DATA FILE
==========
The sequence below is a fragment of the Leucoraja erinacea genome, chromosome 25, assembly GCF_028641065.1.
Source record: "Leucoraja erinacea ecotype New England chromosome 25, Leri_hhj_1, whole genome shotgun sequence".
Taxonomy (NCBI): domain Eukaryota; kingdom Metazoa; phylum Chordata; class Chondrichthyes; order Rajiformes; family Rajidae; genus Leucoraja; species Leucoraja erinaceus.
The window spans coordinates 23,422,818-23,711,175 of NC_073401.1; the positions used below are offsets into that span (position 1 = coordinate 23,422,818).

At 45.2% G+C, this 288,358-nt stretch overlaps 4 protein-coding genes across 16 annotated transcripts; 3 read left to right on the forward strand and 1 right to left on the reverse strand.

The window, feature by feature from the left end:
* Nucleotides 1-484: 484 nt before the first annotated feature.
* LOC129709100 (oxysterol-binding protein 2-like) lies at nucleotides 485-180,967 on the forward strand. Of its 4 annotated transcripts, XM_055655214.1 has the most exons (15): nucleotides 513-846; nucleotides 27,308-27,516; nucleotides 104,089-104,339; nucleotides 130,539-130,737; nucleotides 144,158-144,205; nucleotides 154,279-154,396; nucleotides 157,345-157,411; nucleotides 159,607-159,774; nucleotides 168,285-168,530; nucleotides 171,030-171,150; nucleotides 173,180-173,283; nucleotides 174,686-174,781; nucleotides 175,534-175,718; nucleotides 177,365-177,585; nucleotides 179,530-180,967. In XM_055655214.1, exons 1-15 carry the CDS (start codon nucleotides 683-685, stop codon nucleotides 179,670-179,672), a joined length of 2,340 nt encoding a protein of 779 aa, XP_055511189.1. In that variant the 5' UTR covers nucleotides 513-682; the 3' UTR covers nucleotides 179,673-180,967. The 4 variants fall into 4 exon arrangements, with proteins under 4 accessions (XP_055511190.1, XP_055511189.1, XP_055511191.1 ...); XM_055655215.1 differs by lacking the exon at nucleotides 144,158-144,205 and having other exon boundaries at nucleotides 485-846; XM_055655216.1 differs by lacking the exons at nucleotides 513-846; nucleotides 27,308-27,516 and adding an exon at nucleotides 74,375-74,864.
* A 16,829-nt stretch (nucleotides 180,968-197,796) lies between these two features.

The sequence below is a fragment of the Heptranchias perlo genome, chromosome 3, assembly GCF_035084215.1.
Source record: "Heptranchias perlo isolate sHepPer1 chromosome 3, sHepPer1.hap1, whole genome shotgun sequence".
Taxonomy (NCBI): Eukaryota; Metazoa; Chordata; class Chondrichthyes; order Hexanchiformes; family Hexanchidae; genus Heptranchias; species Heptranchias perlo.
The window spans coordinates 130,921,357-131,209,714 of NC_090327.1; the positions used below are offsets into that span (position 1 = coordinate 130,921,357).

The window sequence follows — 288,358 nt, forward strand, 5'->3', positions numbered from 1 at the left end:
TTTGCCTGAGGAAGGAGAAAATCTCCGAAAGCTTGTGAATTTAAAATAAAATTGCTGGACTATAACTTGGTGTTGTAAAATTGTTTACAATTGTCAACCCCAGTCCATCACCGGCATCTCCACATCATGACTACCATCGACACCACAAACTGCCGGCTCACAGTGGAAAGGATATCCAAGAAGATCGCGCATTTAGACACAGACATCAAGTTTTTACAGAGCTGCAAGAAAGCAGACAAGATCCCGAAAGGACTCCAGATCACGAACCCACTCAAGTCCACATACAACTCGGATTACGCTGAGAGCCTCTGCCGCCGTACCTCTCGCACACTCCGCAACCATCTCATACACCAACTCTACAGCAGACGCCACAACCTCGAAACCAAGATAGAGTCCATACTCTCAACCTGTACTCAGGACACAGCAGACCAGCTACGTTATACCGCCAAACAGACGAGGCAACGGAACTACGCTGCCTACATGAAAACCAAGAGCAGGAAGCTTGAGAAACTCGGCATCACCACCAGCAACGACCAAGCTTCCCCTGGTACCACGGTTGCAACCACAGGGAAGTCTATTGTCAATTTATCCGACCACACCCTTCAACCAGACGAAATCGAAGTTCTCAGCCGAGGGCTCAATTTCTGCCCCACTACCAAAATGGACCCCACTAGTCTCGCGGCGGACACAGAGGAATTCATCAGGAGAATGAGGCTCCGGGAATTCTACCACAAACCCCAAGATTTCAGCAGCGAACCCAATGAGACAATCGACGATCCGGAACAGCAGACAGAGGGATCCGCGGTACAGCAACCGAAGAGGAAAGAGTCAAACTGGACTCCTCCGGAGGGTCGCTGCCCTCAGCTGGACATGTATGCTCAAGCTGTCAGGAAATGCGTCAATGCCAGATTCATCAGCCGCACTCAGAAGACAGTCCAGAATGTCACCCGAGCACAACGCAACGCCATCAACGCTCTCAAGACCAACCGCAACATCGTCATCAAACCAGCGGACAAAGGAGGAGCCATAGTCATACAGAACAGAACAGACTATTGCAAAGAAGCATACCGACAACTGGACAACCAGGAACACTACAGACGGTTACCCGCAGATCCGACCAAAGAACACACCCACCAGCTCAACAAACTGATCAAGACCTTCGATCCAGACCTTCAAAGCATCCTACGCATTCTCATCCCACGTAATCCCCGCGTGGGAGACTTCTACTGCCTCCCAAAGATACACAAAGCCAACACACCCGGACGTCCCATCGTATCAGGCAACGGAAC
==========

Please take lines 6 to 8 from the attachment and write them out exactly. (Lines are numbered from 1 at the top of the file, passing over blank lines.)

The window, feature by feature from the left end:
* Nucleotides 1-484: 484 nt before the first annotated feature.
* LOC129709100 (oxysterol-binding protein 2-like) lies at nucleotides 485-180,967 on the forward strand. Of its 4 annotated transcripts, XM_055655214.1 has the most exons (15): nucleotides 513-846; nucleotides 27,308-27,516; nucleotides 104,089-104,339; nucleotides 130,539-130,737; nucleotides 144,158-144,205; nucleotides 154,279-154,396; nucleotides 157,345-157,411; nucleotides 159,607-159,774; nucleotides 168,285-168,530; nucleotides 171,030-171,150; nucleotides 173,180-173,283; nucleotides 174,686-174,781; nucleotides 175,534-175,718; nucleotides 177,365-177,585; nucleotides 179,530-180,967. In XM_055655214.1, exons 1-15 carry the CDS (start codon nucleotides 683-685, stop codon nucleotides 179,670-179,672), a joined length of 2,340 nt encoding a protein of 779 aa, XP_055511189.1. In that variant the 5' UTR covers nucleotides 513-682; the 3' UTR covers nucleotides 179,673-180,967. The 4 variants fall into 4 exon arrangements, with proteins under 4 accessions (XP_055511190.1, XP_055511189.1, XP_055511191.1 ...); XM_055655215.1 differs by lacking the exon at nucleotides 144,158-144,205 and having other exon boundaries at nucleotides 485-846; XM_055655216.1 differs by lacking the exons at nucleotides 513-846; nucleotides 27,308-27,516 and adding an exon at nucleotides 74,375-74,864.